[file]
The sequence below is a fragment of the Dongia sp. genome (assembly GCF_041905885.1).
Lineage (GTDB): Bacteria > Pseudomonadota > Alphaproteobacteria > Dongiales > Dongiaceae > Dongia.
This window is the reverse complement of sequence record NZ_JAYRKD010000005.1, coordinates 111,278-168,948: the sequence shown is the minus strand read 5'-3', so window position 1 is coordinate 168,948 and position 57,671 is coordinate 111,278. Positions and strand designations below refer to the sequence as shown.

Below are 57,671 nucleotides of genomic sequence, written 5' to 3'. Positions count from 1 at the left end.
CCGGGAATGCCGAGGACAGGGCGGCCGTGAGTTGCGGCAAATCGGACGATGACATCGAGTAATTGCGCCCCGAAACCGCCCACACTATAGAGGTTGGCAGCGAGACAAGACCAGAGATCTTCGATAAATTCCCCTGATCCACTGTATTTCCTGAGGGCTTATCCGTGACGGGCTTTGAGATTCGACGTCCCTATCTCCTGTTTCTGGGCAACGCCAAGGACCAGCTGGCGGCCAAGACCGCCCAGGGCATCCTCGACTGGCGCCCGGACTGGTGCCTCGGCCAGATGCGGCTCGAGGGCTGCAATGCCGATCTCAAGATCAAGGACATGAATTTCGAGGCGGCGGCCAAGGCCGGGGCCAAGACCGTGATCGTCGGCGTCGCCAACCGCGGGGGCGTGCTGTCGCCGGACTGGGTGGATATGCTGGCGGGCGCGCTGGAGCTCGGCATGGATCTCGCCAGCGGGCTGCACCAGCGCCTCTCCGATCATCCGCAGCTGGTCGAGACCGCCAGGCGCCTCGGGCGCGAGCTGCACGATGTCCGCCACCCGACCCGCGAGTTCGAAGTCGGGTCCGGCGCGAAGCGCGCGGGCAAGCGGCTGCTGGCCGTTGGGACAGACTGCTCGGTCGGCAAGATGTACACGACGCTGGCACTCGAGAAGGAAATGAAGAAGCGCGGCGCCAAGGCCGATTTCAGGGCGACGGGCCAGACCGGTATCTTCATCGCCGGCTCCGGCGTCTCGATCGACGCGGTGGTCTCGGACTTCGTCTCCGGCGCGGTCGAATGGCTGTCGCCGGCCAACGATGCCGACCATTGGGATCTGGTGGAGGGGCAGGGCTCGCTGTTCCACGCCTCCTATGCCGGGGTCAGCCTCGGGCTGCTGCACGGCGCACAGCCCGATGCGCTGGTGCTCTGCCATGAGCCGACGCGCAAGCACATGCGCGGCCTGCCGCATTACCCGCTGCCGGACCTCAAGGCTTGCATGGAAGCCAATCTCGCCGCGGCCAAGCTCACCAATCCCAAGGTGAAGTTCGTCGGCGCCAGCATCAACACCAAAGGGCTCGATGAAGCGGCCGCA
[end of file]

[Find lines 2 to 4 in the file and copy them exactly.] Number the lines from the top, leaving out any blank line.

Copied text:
Lineage (GTDB): Bacteria > Pseudomonadota > Alphaproteobacteria > Dongiales > Dongiaceae > Dongia.
This window is the reverse complement of sequence record NZ_JAYRKD010000005.1, coordinates 111,278-168,948: the sequence shown is the minus strand read 5'-3', so window position 1 is coordinate 168,948 and position 57,671 is coordinate 111,278. Positions and strand designations below refer to the sequence as shown.

Below are 57,671 nucleotides of genomic sequence, written 5' to 3'. Positions count from 1 at the left end.